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Irish In Britain’s CEO Brian Dalton writes in Irish Post on impact of pandemic and lockdown on Irish community

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Irish in Britain’s CEO Brian Dalton has written a major piece in the Irish Post this week looking at how the Irish community in Britain is disproportionately affected by coronavirus.

You can read the article on the Irish Post website HERE. Full text below.

Factors such as the ageing demographic of the Irish population  – which has the oldest median age of any minority ethnic group in Britain – and the number of its members who work in the NHS or other frontline settings have seen the community “truly represented” on both sides of the coronavirus crisis, the head of the Irish in Britain (IIB) organisation told The Irish Post this week.

Reflecting on 10 weeks of lockdown that has seen the many older people among the Irish population across Britain forced to self–isolate in order to shield themselves from the virus, IIB CEO Brian Dalton claims the community has many to mourn but also much to celebrate as we look to a future which will be unrecognisable for a community “defined by its impulse to come together”.

“Our work at Irish in Britain has always advocated for reform to address the health inequalities within our community and in particular those regarding age–related illnesses,” Mr Dalton said.

“Given that we have the oldest median age of any community here (53) the crisis has undoubtedly affected us disproportionately,” he confirmed, adding “we mourn those who passed but also celebrate the incredible contribution of Irish organisations and the many Irish people in frontline and NHS care settings.

“We are truly represented on both sides of the Covid–19 challenge.”

As an umbrella organisation for 120 Irish clubs, societies and centres across Britain, IIB has seen first–hand the impact the coronavirus outbreak has had on the Irish community at large.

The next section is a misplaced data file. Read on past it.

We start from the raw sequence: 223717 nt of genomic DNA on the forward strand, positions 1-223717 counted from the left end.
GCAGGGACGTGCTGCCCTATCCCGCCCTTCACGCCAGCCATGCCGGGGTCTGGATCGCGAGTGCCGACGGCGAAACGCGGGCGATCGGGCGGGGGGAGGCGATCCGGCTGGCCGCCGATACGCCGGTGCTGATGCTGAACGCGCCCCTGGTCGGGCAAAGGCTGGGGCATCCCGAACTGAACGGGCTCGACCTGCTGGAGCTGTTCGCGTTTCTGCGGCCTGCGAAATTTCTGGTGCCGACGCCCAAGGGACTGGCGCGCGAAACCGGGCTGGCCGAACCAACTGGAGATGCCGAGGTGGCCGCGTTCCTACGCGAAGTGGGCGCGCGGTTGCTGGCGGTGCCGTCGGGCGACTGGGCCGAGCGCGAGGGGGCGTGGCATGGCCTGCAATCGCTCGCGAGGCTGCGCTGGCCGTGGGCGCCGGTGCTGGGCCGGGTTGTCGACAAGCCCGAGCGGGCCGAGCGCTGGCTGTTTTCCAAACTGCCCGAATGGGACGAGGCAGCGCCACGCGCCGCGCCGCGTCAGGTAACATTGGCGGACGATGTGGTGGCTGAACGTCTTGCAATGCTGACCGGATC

All of their members – which are largely not–for–profit, third sector organisations – in some way support the Irish community, whether it be through providing direct, culturally–sensitive care and welfare services, arts and cultural groups or social settings and events that bring the community together.

When the crisis hit, their usual day to day offerings were put on hold, like everything else.

Many found other ways to work to ensure the most vulnerable among their clients, members or service users were not alone and did not feel forgotten while forced to stay home for their own protection.

Others have taken up the Government’s furlough scheme and now await the day that they can get back to business – whatever that will look like.

Irish in Britain CEO, Brian Dalton

“We are proud to represent 120 organisations throughout the country – their response has been a remarkable demonstration of innovation and reaching out to those on the margins, Mr Dalton said.

“The challenge to ensure no one gets left behind is a real and present consideration as they have adapted to new ways of providing support.

“Many members will be managing disrupted financing this year as income from venues, community halls and fundraising events are limited because of the emergency,” he added.

IIB – whose own services have had to adapt to the pandemic also – has been able to offer advice and support to its members but is under no illusion that there will be tough times ahead for all of them.

“As a membership body for Irish community organisations the Covid–19 crisis has meant that we have had to adapt quickly to a new operating environment – and find a means to ensure we maintain close working relationships with those in our community,” Mr Dalton explained.

“We have shared fundraising opportunities with trusts, corporate aid and bespoke Covid–19 initiatives with our membership and both the furloughing scheme and the central government grants will support many in the short term.

“But the future of many organisations will depend on how quickly normal operations can resume,” he admits.

“For cultural organisations and those providing hospitality the [social distancing] limits upon groups of people will have profound effects on financial planning and resources.

“Organisations have adapted with incredible creativity, but it is footfall that is the lifeblood for community arts and culture.

“Patronage, membership, support and fundraising will be vital as organisations plan for a different future and new ways of engaging audiences.”

Older members of the Irish community across Britain have been shielding at home for weeks